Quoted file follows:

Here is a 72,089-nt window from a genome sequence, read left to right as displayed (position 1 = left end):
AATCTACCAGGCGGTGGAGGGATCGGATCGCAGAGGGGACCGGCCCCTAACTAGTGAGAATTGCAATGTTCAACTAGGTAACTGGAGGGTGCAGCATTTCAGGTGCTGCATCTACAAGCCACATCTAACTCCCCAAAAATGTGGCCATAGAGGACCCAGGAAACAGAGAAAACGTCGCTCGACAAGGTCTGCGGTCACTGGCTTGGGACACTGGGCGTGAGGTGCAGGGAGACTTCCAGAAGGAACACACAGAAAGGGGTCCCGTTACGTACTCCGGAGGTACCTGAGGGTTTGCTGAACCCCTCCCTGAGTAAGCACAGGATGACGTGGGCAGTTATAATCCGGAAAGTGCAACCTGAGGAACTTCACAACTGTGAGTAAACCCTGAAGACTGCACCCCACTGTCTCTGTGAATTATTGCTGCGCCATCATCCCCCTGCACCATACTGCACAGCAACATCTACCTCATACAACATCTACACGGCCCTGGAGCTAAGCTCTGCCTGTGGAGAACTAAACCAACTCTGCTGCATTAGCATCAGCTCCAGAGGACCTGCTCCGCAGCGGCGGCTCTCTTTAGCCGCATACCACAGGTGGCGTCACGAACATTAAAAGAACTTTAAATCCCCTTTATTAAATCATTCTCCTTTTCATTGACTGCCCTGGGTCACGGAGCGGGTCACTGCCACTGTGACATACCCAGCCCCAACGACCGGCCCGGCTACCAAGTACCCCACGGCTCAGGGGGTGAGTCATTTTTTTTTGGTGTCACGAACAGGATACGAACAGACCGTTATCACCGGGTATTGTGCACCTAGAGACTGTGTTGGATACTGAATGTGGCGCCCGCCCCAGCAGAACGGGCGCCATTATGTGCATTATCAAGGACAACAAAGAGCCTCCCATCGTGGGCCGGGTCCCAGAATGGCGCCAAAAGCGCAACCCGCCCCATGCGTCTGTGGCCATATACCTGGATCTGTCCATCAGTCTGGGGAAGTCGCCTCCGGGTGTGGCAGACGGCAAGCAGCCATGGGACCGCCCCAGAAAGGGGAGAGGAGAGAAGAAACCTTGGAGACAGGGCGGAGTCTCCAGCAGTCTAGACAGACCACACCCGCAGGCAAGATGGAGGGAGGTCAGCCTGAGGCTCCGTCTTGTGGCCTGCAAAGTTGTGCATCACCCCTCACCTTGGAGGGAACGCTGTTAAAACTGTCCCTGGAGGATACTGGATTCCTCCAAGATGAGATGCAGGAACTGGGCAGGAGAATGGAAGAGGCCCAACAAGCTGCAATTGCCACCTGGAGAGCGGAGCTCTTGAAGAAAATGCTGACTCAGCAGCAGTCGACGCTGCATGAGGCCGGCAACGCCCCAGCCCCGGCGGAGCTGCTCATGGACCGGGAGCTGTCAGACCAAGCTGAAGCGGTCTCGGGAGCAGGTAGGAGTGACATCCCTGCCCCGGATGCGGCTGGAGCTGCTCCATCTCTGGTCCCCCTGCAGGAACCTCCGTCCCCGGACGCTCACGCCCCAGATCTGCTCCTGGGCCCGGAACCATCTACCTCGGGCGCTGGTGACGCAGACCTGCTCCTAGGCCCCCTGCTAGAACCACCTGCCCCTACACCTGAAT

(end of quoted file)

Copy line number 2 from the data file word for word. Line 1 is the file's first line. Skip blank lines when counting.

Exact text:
AATCTACCAGGCGGTGGAGGGATCGGATCGCAGAGGGGACCGGCCCCTAACTAGTGAGAATTGCAATGTTCAACTAGGTAACTGGAGGGTGCAGCATTTCAGGTGCTGCATCTACAAGCCACATCTAACTCCCCAAAAATGTGGCCATAGAGGACCCAGGAAACAGAGAAAACGTCGCTCGACAAGGTCTGCGGTCACTGGCTTGGGACACTGGGCGTGAGGTGCAGGGAGACTTCCAGAAGGAACACACAGAAAGGGGTCCCGTTACGTACTCCGGAGGTACCTGAGGGTTTGCTGAACCCCTCCCTGAGTAAGCACAGGATGACGTGGGCAGTTATAATCCGGAAAGTGCAACCTGAGGAACTTCACAACTGTGAGTAAACCCTGAAGACTGCACCCCACTGTCTCTGTGAATTATTGCTGCGCCATCATCCCCCTGCACCATACTGCACAGCAACATCTACCTCATACAACATCTACACGGCCCTGGAGCTAAGCTCTGCCTGTGGAGAACTAAACCAACTCTGCTGCATTAGCATCAGCTCCAGAGGACCTGCTCCGCAGCGGCGGCTCTCTTTAGCCGCATACCACAGGTGGCGTCACGAACATTAAAAGAACTTTAAATCCCCTTTATTAAATCATTCTCCTTTTCATTGACTGCCCTGGGTCACGGAGCGGGTCACTGCCACTGTGACATACCCAGCCCCAACGACCGGCCCGGCTACCAAGTACCCCACGGCTCAGGGGGTGAGTCATTTTTTTTTGGTGTCACGAACAGGATACGAACAGACCGTTATCACCGGGTATTGTGCACCTAGAGACTGTGTTGGATACTGAATGTGGCGCCCGCCCCAGCAGAACGGGCGCCATTATGTGCATTATCAAGGACAACAAAGAGCCTCCCATCGTGGGCCGGGTCCCAGAATGGCGCCAAAAGCGCAACCCGCCCCATGCGTCTGTGGCCATATACCTGGATCTGTCCATCAGTCTGGGGAAGTCGCCTCCGGGTGTGGCAGACGGCAAGCAGCCATGGGACCGCCCCAGAAAGGGGAGAGGAGAGAAGAAACCTTGGAGACAGGGCGGAGTCTCCAGCAGTCTAGACAGACCACACCCGCAGGCAAGATGGAGGGAGGTCAGCCTGAGGCTCCGTCTTGTGGCCTGCAAAGTTGTGCATCACCCCTCACCTTGGAGGGAACGCTGTTAAAACTGTCCCTGGAGGATACTGGATTCCTCCAAGATGAGATGCAGGAACTGGGCAGGAGAATGGAAGAGGCCCAACAAGCTGCAATTGCCACCTGGAGAGCGGAGCTCTTGAAGAAAATGCTGACTCAGCAGCAGTCGACGCTGCATGAGGCCGGCAACGCCCCAGCCCCGGCGGAGCTGCTCATGGACCGGGAGCTGTCAGACCAAGCTGAAGCGGTCTCGGGAGCAGGTAGGAGTGACATCCCTGCCCCGGATGCGGCTGGAGCTGCTCCATCTCTGGTCCCCCTGCAGGAACCTCCGTCCCCGGACGCTCACGCCCCAGATCTGCTCCTGGGCCCGGAACCATCTACCTCGGGCGCTGGTGACGCAGACCTGCTCCTAGGCCCCCTGCTAGAACCACCTGCCCCTACACCTGAAT